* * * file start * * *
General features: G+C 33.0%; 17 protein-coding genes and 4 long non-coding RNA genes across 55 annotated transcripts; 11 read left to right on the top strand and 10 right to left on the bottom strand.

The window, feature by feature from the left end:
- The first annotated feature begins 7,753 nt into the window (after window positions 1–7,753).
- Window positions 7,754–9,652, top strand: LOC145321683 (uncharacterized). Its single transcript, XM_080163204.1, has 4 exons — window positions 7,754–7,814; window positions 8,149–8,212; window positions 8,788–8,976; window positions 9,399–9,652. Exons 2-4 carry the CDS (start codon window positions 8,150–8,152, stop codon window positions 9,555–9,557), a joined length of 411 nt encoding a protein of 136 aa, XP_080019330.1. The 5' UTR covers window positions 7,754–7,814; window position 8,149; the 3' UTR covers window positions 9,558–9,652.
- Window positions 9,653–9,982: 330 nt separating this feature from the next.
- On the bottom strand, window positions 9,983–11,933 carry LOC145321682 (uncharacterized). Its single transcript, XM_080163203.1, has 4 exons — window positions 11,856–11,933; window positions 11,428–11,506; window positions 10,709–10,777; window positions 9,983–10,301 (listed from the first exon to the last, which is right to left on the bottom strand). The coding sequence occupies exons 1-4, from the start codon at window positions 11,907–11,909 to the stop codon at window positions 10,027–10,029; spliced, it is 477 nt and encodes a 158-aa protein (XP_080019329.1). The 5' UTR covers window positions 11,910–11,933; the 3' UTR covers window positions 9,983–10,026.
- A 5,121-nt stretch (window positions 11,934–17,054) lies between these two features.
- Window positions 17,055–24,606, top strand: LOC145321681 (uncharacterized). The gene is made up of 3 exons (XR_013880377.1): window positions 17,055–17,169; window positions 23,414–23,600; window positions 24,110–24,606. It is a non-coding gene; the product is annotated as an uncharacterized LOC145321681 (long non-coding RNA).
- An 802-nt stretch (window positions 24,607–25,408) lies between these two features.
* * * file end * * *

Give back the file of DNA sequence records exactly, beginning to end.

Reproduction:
General features: G+C 33.0%; 17 protein-coding genes and 4 long non-coding RNA genes across 55 annotated transcripts; 11 read left to right on the top strand and 10 right to left on the bottom strand.

The window, feature by feature from the left end:
- The first annotated feature begins 7,753 nt into the window (after window positions 1–7,753).
- Window positions 7,754–9,652, top strand: LOC145321683 (uncharacterized). Its single transcript, XM_080163204.1, has 4 exons — window positions 7,754–7,814; window positions 8,149–8,212; window positions 8,788–8,976; window positions 9,399–9,652. Exons 2-4 carry the CDS (start codon window positions 8,150–8,152, stop codon window positions 9,555–9,557), a joined length of 411 nt encoding a protein of 136 aa, XP_080019330.1. The 5' UTR covers window positions 7,754–7,814; window position 8,149; the 3' UTR covers window positions 9,558–9,652.
- Window positions 9,653–9,982: 330 nt separating this feature from the next.
- On the bottom strand, window positions 9,983–11,933 carry LOC145321682 (uncharacterized). Its single transcript, XM_080163203.1, has 4 exons — window positions 11,856–11,933; window positions 11,428–11,506; window positions 10,709–10,777; window positions 9,983–10,301 (listed from the first exon to the last, which is right to left on the bottom strand). The coding sequence occupies exons 1-4, from the start codon at window positions 11,907–11,909 to the stop codon at window positions 10,027–10,029; spliced, it is 477 nt and encodes a 158-aa protein (XP_080019329.1). The 5' UTR covers window positions 11,910–11,933; the 3' UTR covers window positions 9,983–10,026.
- A 5,121-nt stretch (window positions 11,934–17,054) lies between these two features.
- Window positions 17,055–24,606, top strand: LOC145321681 (uncharacterized). The gene is made up of 3 exons (XR_013880377.1): window positions 17,055–17,169; window positions 23,414–23,600; window positions 24,110–24,606. It is a non-coding gene; the product is annotated as an uncharacterized LOC145321681 (long non-coding RNA).
- An 802-nt stretch (window positions 24,607–25,408) lies between these two features.